“All further defense across the Tiber would be terrible and useless as the French control the Heights,” Giuseppe said in a loud, clear voice. “Let us leave Rome with every armed volunteer willing to accompany us!” He ended with the promise, “Dovunque saremo, colà sarà Roma/(Wherever we may be, there will be Rome).”
From the Aurelian Walls Giuseppe’s men watched the local citizenry come out at night carrying torches and dancing in honor of the Saints and their special day. The women brought some wounded men out to see the festivities to raise their morale, but all were back inside resting when, at 2am, after a day of respect, the French began their final assault. A combination of infantry, cavalry and cannon fire descended on Giuseppe’s remaining troops.
“Sometimes the saddest work is not the nursing, but the lying,” Anita offered. “Telling men who won’t see tomorrow’s sunrise that they are fine is the work of the many mothers who cannot be here with their sons.”
“Or of the many wives who cannot be here with their husbands,” Cristina said.
“Or of the poets,” Margaret added.
Anita nodded, “Sadly, there is poetry in telling lies.”
“Yes, but shall the angels ever forgive us these lies?” Cristina wondered.
Loyalties among the citizens changed hands daily based on each victory and each loss. Those who favored Mazzini’s push for diplomacy and negotiation with Napoleon one day would support Giuseppe’s push for hard fighting the next.
Giuseppe countered, “They do not yet think us an equal and separate foreign country. They believe us to be a rogue section of their own country, quite the way the English viewed the Americans during their revolution. We have to strike while they are weak. Before they regroup.”
Mazzini said. “But we both know the army coming against you is triple the number you command. I do not wish to send men to their deaths.”
“Nor do I,” Giuseppe said. “That’s why we are a volunteer army. Fighting for the love of Italy. Any man who chooses, may leave, and yet few ever do.”
“Even though so many came with you from across the ocean?” Mazzini mused.
“The love of freedom has no borders,” Giuseppe said. “Nor should the Italian people any longer.”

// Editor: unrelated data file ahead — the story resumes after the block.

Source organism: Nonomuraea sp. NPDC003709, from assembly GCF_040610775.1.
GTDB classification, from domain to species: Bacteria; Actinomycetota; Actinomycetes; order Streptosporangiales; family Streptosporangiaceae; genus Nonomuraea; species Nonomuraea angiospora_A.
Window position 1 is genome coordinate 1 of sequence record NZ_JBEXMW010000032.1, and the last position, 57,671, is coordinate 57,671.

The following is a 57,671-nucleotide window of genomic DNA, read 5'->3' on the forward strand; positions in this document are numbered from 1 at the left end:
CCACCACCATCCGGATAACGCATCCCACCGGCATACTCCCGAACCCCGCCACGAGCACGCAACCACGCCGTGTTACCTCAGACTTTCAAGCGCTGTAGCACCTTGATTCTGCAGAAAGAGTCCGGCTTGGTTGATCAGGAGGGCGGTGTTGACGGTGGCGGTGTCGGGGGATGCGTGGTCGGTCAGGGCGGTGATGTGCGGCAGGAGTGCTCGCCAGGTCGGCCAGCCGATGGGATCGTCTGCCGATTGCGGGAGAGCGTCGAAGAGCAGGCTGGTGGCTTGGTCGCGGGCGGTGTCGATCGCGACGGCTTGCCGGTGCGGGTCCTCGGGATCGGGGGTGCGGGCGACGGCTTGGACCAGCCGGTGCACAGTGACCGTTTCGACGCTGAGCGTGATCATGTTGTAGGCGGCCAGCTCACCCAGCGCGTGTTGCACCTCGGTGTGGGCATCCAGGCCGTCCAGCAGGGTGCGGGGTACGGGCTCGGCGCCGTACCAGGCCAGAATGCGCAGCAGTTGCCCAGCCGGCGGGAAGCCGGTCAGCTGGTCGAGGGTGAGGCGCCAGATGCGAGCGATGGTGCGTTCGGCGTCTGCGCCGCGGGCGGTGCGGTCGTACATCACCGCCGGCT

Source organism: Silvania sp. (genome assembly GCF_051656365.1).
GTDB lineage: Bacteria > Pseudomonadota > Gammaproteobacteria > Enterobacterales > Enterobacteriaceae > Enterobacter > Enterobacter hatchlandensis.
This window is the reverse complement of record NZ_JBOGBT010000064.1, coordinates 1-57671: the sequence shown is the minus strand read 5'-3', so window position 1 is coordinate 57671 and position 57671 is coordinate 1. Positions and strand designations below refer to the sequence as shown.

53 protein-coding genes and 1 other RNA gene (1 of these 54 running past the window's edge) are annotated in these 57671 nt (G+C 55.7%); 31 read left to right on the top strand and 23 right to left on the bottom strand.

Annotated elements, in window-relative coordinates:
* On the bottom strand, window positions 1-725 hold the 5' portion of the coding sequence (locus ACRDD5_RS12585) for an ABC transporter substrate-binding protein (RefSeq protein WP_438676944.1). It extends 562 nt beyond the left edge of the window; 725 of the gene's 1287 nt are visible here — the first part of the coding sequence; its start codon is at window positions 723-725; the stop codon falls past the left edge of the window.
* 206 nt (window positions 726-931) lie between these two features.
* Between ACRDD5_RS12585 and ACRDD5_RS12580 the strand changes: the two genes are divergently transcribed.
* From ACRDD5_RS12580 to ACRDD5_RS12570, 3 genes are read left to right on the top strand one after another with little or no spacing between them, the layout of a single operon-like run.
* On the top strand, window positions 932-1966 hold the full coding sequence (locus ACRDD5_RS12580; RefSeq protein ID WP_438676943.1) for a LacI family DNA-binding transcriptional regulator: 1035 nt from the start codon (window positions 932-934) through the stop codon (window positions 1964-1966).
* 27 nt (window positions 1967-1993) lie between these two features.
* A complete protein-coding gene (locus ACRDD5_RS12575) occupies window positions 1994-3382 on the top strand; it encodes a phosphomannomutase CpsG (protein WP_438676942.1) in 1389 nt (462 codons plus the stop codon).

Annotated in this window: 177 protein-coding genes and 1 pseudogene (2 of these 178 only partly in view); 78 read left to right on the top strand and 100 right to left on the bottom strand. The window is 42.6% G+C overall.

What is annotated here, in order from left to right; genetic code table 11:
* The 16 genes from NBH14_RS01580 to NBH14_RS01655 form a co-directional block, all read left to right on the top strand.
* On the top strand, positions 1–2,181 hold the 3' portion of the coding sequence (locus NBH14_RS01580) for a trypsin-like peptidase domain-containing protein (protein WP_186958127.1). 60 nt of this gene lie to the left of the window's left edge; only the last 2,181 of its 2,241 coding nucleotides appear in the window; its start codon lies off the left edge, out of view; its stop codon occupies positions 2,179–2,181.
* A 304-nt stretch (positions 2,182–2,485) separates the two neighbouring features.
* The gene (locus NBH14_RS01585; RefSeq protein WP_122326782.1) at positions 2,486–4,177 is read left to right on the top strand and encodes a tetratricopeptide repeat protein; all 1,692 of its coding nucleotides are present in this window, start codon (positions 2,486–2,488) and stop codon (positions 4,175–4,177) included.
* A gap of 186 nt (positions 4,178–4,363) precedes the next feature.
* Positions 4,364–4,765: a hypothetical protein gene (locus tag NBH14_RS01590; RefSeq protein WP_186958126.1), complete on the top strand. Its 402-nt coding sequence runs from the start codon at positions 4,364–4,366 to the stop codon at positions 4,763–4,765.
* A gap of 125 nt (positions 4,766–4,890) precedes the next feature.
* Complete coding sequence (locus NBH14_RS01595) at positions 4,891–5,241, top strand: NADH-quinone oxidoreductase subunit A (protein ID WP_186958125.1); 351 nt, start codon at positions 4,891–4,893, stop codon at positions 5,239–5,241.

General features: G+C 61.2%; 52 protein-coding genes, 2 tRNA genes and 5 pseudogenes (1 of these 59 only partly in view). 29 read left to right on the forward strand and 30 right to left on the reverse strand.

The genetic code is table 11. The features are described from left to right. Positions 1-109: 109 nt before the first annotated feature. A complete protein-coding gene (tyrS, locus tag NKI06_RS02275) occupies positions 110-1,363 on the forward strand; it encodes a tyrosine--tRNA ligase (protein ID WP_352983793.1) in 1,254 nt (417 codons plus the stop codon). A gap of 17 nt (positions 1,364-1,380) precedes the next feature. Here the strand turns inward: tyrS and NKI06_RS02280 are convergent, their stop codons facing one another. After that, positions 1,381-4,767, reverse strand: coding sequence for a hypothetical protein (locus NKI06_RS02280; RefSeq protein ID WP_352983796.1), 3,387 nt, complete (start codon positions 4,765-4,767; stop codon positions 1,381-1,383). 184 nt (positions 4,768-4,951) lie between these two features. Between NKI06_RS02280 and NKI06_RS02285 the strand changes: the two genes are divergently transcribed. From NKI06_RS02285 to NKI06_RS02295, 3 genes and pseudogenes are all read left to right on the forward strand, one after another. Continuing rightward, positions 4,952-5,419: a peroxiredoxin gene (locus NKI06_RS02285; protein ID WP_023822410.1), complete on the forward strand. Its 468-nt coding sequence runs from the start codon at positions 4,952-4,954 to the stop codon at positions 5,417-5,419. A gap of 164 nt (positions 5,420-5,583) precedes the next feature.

Giuseppe’s words were magnified by the arrival of Mazzini from France, ready to raise the needed support to defend the nation. “There are not five Italys, or four Italys, or three. There is only one Italy and the destiny of Rome and the destiny of Italy are the destiny of the world.”
While Anita, the abbess and Margaret managed the medical care of the soldiers, Giuseppe rode into Rome to attend the National Assembly with the dream of seeing Rome finally declared a republic. He soon learned that politics takes longer than battle and requires a different set of talents and strategies.
They stopped at the Villa Doria Pamphili in the quarter of Monteverde, just outside the Porta San Pancrazio, one of the ancient walls of Rome where the ancient road of the Via Aurelia begins. “This Rome is a modern city. It is hard to imagine,” he said haltingly, “hard to imagine the time before Innocent X became pope and aspired to a grander and more expansive villa. His changes obliterated what this might have been in ancient times.”“A simpler family farm, perhaps,” suggested Aguyar.
Forced to concede due to the lack of manpower, munitions and other governmental support, Giuseppe dug down deep to keep his morale high. All over the regions of Italy supporters sang his praises in thanks for his bravery and loyalty. Yet, while he still believed even failure taught important lessons, at 41 years-old he worried failure might be the only legacy he left his children.